In amongst the batch of vintage new old stock button down shirts I received from the USA earlier this week were two identical Hathaway white button downs from the 1960s. As well as the fact that unlike almost every other manufacturer of Brooks knock off oxford shirts, these have no placket on the front.
I wasn’t sure if I liked that at first, but then I recalled that many a time in 1940s movies when actors are wearing button downs they are often placket free and double darted at the back instead of box pleats.
I haven’t checked the back pleats on these yet but I do love the ‘neck fill’ tissue paper with the Hathaway stamp.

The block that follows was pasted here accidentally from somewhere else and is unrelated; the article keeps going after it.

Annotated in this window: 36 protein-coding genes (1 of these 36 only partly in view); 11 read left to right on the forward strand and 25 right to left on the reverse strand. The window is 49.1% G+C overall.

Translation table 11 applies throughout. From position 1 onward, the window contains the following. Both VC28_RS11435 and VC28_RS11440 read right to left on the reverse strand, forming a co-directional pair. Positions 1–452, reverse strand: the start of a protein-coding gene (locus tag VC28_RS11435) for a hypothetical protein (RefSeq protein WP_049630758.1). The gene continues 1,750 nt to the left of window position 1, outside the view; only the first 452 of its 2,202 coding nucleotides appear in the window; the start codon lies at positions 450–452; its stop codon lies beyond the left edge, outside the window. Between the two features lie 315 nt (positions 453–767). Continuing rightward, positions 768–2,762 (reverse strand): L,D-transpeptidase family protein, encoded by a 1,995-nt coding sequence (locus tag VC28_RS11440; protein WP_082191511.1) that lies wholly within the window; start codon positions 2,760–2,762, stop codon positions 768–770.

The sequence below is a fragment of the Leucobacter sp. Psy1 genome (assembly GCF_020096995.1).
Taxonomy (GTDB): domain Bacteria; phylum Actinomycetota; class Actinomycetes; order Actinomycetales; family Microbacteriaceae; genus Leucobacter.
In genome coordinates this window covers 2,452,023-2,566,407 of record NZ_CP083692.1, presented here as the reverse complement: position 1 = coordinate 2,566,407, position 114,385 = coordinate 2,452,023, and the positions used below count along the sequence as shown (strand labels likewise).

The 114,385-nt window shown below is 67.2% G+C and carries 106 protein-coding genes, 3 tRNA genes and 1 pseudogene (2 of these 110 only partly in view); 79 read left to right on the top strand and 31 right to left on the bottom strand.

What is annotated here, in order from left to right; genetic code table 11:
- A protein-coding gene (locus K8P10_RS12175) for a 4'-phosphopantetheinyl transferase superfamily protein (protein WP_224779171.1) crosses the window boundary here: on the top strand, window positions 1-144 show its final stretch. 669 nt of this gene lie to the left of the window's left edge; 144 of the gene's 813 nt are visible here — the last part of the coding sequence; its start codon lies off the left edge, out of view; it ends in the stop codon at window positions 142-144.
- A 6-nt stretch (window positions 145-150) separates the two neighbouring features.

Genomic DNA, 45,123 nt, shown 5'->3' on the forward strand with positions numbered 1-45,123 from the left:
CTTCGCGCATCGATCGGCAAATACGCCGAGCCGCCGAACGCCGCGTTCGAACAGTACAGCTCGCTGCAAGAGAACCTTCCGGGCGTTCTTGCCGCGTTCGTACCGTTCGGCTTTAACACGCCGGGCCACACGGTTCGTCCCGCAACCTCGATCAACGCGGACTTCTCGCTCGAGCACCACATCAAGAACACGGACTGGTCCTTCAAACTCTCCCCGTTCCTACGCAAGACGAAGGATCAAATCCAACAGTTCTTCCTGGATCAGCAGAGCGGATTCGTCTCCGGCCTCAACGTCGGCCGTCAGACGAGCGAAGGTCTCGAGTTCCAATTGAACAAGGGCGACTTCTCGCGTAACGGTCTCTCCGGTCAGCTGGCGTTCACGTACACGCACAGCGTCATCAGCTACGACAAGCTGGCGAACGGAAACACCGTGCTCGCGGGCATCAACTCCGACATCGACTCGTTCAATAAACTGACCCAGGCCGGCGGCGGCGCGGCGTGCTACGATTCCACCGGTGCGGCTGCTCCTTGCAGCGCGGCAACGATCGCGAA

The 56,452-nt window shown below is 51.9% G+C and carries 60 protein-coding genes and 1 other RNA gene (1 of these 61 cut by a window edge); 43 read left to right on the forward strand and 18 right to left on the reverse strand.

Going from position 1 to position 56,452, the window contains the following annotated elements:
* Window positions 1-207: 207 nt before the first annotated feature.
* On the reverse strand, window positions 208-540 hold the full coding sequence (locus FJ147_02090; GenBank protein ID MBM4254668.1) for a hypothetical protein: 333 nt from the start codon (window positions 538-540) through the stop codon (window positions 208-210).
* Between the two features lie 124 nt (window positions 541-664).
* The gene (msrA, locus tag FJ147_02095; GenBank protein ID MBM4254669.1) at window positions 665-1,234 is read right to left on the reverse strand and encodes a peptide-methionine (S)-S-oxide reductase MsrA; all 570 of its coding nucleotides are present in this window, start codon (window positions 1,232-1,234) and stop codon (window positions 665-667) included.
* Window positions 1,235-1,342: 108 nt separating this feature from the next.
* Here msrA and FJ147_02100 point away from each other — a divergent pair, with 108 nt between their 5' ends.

Rather more alarming is the sinister looking gent with the steely gaze and the eye patch. I did some digging around and found he was a ‘real’ character. A quick check on Wikipedia revealed this:
C. F. Hathaway Company was a private manufacturer of shirts for men and boys, located in Waterville, Maine. It was founded in 1837 and made uniform shirts for Union soldiers during the American Civil War. It is most famous for its “man with an eye patch” advertising campaign, which was created by Ogilvy & Mather in 1951. The man who appeared in the ad was Baron George Wrangell, who was a Russian aristocrat with 20/20 vision, but the advertisement’s creator, David Ogilvy, was inspired by a picture of Lewis Douglas, who had lost an eye in a fishing accident.
Here he is in full glare: